I was north of Chiang Mai with my driver, traveling to a hill tribe village in a steady and thick rain when I saw the sliver of massive stone steps cut into the side of a mountain, just visible through the jungle foliage. I asked him to stop and since the way was wet and filled with shoe eating mud, the driver said he’d stay in the car.
I climbed the stairs and saw the monk there, standing by his buckets and bowls, out collecting the rain for drinking water. He was the sole caretaker of this meager temple, a small cave and statue and run down altar. He was actually Chinese and spoke French fluently, but very little English. His cigarettes were foul, hand-rolled affairs, terribly strong and stinky. I gave him my pack of American cigarettes and we smoked in the cave, sheltered from the rain while he told me stories and lessons that I could not understand.
There were only poor farmers nearby and I doubt any tourists would stop by this tiny cleft in the mountain. This was truly a life of solitude and he was far from where he had started from. As was I but I would return to my life of cities soon enough.
We passed the time and my feet were wet and there were enough cigarettes to last us for a good while.
Marc Maron: Do you miss film?
Werner Herzog: Celluloid? No, I am not nostalgic. I still love it. Of course I love it. But digital film making has helped me to work faster and to work less expensively. So that’s why all of a sudden I’m coming out with four films, all of them ready for distribution. The system of distribution is too slow for my output.
MM: What did you lose with celluloid?
WH: Well, the kind of magic of the flicker of 24 frames in a theater. And celluloid, you alway have to understand it as a layer, a three dimensional thin layer of emulsion that stores the information. Whereas digital film is only a file of zeroes and ones. It’s strange that we sense there’s a different life to it.
MM: Also I imagine the editing process is a bit more decisive.
WH: When you work in celluloid, you better come to some conclusions quickly and what I see today in digital editing, there are directors who do not know what they are doing and they create twenty-two parallel versions and they never can decide. I’m editing almost as fast as I am thinking. Because I do not have to search for that small reel of film and look for…making some pen marks on it and glue it, splice it and feed it into a system and roll it to the right moment.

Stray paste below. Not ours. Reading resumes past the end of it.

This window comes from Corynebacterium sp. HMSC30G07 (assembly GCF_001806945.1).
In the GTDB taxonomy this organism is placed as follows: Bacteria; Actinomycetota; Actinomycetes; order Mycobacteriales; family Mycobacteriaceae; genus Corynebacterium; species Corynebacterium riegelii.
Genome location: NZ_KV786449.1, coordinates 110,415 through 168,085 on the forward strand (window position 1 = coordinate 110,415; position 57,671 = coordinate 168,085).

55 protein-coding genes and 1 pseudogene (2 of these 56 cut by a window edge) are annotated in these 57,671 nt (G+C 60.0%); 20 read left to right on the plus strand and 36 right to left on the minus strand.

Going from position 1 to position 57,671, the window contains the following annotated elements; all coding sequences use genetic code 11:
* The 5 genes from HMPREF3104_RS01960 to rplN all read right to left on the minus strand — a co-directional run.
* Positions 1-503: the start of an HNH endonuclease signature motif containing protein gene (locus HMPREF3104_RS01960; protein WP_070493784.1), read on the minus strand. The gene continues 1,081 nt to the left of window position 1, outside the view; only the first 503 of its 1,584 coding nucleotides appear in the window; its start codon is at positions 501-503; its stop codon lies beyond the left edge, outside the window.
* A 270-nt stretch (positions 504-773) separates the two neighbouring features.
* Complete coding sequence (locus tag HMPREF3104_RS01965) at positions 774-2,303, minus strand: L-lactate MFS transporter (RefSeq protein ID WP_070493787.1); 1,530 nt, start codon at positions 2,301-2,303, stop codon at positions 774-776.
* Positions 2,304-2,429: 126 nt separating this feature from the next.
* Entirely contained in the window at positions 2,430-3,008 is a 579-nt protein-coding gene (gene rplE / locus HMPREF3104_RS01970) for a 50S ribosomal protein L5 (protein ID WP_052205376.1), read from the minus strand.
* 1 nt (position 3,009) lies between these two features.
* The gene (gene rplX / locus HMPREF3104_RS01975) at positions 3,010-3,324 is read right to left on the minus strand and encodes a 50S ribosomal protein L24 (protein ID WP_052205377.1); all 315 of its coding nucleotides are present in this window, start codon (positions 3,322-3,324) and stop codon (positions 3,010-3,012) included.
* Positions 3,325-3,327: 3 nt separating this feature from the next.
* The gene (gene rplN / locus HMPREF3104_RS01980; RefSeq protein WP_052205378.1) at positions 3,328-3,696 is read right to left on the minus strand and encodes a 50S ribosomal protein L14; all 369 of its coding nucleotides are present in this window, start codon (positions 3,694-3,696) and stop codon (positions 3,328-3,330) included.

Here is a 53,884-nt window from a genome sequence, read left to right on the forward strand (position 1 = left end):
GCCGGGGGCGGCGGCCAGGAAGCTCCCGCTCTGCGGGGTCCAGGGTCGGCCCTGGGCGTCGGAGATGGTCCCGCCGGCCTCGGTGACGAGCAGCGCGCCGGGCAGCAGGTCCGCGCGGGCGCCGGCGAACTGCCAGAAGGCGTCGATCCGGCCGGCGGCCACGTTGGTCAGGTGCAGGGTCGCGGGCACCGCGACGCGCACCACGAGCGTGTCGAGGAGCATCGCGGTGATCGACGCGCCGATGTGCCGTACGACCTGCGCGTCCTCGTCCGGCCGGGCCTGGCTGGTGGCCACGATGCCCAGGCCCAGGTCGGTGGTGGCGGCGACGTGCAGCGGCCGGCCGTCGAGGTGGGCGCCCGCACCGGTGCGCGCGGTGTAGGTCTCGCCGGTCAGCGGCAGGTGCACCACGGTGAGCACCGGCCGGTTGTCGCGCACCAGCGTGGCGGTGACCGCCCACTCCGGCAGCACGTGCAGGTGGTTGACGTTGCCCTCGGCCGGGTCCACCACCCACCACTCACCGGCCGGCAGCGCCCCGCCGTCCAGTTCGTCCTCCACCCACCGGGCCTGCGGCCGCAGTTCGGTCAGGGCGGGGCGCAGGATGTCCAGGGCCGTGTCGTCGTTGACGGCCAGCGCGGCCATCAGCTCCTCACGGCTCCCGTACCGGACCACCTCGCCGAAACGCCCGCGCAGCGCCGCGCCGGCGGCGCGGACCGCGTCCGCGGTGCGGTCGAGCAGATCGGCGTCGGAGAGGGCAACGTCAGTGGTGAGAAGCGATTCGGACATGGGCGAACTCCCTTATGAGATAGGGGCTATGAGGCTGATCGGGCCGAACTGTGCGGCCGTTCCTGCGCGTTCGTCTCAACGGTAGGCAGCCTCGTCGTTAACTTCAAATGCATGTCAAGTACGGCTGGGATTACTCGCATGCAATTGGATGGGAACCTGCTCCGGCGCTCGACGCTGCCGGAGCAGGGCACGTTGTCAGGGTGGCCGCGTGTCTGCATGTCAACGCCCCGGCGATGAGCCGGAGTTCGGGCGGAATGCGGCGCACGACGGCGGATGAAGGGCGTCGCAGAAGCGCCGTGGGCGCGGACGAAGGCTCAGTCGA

I’m editing much much fast now. Closer to writing in a way, yes.
When I was in Chiang Mai, I did not find a fixer so instead I hired a normal tour guide to drive me around the northern hill tribe area. For the most part it was a great and fruitful couple of days, visiting villages, following whim and taking chances. There were a few times where he tried to take me to touristy shit: elephant training camps, waterfalls, etc.
The one place he did take me to that was a complete tourist trap was a Padaung Karen “village”. It was obviously a piece of show because there was a gravel parking lot to accommodate buses, lots of signage in english, the people springing up when I came by in the wooden shacks, tribal wares on display.
It was only afterwards that I did some research and realized how much controversy surrounds these “longneck” hill tribes. Please refer to this article on CNN for more information.
Putting these images up in the hope that people doing research for their trips to the hill tribes area can find this and stay away from any longneck villages. There are plenty of tribal villages to visit which are authentic and you can participate and contribute, even spending the night and doing work for and with them.
It’s a fine line. Did I document a people that are disadvantaged or was I exploiting these same people or was I even documenting their exploitation?
Apologies for the year long hiatus. I have been busy with the jobby job, but I have also been on some amazing trips. Will be posting those images soon.
So here we go.
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